5Ws+1H: What It's About: Fire extinguisher handy tool to have around

May 14—A fire extinguisher, a common fixture in many households, requires precautionary measures — including several do's and don'ts.

Tahlequah Fire Department Fire Chief Casey Baker said the acronym PASS helps people remember how to properly operate a fire extinguisher. The "P" stands for pulling the pin; "A" is for aiming the nozzle at the base of the fire; the first "S" means to squeeze the lever slowly; and lastly, the second "S" means to sweep from side to side.

Fire extinguishers are meant to put out small fires around homes and businesses, Baker said, and not to fight fires. Baker said the main focus is for people to get out of the house to safety.

"If you have a fire extinguisher and you have a small fire you feel comfortable putting out, you can use it, but we don't want you trying to battle a fire with a fire extinguisher," Baker said. "The main thing is your safety."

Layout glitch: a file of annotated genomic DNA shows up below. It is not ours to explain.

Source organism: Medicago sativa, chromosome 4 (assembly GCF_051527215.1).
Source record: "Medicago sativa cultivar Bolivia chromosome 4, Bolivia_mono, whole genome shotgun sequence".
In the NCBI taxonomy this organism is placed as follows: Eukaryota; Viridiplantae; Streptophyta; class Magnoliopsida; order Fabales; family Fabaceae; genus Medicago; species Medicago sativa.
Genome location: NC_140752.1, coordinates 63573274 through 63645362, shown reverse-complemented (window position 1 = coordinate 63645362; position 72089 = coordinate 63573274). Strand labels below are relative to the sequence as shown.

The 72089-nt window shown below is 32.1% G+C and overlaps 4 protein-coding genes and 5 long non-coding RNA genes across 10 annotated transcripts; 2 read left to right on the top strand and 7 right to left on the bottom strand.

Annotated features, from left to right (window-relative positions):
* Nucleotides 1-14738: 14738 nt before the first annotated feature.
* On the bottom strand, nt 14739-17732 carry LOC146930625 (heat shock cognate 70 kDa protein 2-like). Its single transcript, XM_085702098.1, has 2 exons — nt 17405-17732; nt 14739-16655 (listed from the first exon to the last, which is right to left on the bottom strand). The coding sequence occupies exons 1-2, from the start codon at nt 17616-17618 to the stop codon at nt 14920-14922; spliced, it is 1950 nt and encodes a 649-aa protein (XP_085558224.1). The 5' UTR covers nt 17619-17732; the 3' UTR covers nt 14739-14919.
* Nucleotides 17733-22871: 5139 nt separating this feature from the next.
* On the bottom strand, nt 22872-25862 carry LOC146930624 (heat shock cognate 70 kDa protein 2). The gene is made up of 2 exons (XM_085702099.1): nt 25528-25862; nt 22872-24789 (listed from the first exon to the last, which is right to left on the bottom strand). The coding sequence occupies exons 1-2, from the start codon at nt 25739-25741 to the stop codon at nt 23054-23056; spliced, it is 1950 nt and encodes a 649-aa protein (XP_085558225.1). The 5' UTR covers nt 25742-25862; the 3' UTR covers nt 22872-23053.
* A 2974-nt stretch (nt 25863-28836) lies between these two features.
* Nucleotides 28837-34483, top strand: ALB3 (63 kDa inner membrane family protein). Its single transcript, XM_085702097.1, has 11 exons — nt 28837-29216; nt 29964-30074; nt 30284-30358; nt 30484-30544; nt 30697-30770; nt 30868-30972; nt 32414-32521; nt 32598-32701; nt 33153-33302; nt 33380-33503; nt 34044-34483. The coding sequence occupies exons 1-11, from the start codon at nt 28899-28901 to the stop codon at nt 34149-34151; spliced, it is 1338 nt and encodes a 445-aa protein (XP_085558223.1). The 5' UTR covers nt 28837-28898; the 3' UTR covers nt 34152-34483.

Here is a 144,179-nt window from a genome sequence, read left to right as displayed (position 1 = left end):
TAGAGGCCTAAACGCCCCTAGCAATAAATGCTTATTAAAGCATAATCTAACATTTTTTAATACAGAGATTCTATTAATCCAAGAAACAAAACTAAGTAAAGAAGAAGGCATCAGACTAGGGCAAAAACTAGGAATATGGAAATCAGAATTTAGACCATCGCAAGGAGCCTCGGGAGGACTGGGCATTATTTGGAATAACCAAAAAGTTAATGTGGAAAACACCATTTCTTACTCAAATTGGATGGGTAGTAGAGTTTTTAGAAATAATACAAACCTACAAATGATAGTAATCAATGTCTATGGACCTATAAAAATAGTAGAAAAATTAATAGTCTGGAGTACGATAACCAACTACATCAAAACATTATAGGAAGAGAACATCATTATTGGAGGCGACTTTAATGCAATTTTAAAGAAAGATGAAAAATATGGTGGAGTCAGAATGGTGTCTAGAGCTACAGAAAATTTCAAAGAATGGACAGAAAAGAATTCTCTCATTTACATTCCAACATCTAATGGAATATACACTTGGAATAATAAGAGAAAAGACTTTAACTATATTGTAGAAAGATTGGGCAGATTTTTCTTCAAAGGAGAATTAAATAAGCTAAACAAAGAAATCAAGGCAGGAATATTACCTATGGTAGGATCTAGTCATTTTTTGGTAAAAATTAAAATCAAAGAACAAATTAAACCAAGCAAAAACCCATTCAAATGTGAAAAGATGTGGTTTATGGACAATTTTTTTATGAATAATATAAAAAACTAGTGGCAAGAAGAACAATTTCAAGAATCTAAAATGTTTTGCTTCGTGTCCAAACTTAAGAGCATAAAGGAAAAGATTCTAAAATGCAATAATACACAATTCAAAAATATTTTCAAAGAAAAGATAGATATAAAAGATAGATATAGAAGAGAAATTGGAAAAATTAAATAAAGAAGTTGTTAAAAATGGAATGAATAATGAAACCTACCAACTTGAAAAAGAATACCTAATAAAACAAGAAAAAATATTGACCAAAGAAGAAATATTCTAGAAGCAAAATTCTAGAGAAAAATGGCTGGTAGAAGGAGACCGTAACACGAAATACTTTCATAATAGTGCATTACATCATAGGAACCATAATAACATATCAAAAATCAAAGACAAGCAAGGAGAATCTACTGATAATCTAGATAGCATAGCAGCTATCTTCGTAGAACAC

Baker said that at a business, fire extinguishers should be checked annually, with an in-service check taking place monthly. In-service checks allow the occupants of the building to know the extinguisher is in working order.

Baker said fire extinguishers are supposed to be within 75 feet and located near an exit. A residence does not have a specific place for the extinguisher to be kept, but Baker said the department prefers one be kept in the kitchen and also in the garage.

For a business, Baker said, fire extinguishers should not hung up more than 5 feet or placed behind a counter or where a customer cannot see it. The container should not be placed on the ground, either.

"The bottom of it draws moisture and it deteriorates over time," Baker said.

Baker said in the event of a grease fire and if a fire extinguisher cannot be located, baking soda can be applied instead.

"Anything to smother the grease fire. You just don't want to put water on a grease fire," Baker said. "A lot of the fires in a kitchen are typically due to some type of grease fire. Smother it. Put a lid on top of it. Cover it up. Smother it or put some type of flour on it."

Most fire extinguishers bought for homes are for a one=time use, but bigger ones in businesses with a metal top are often refillable. Baker said they can be refilled by a local fire extinguisher company.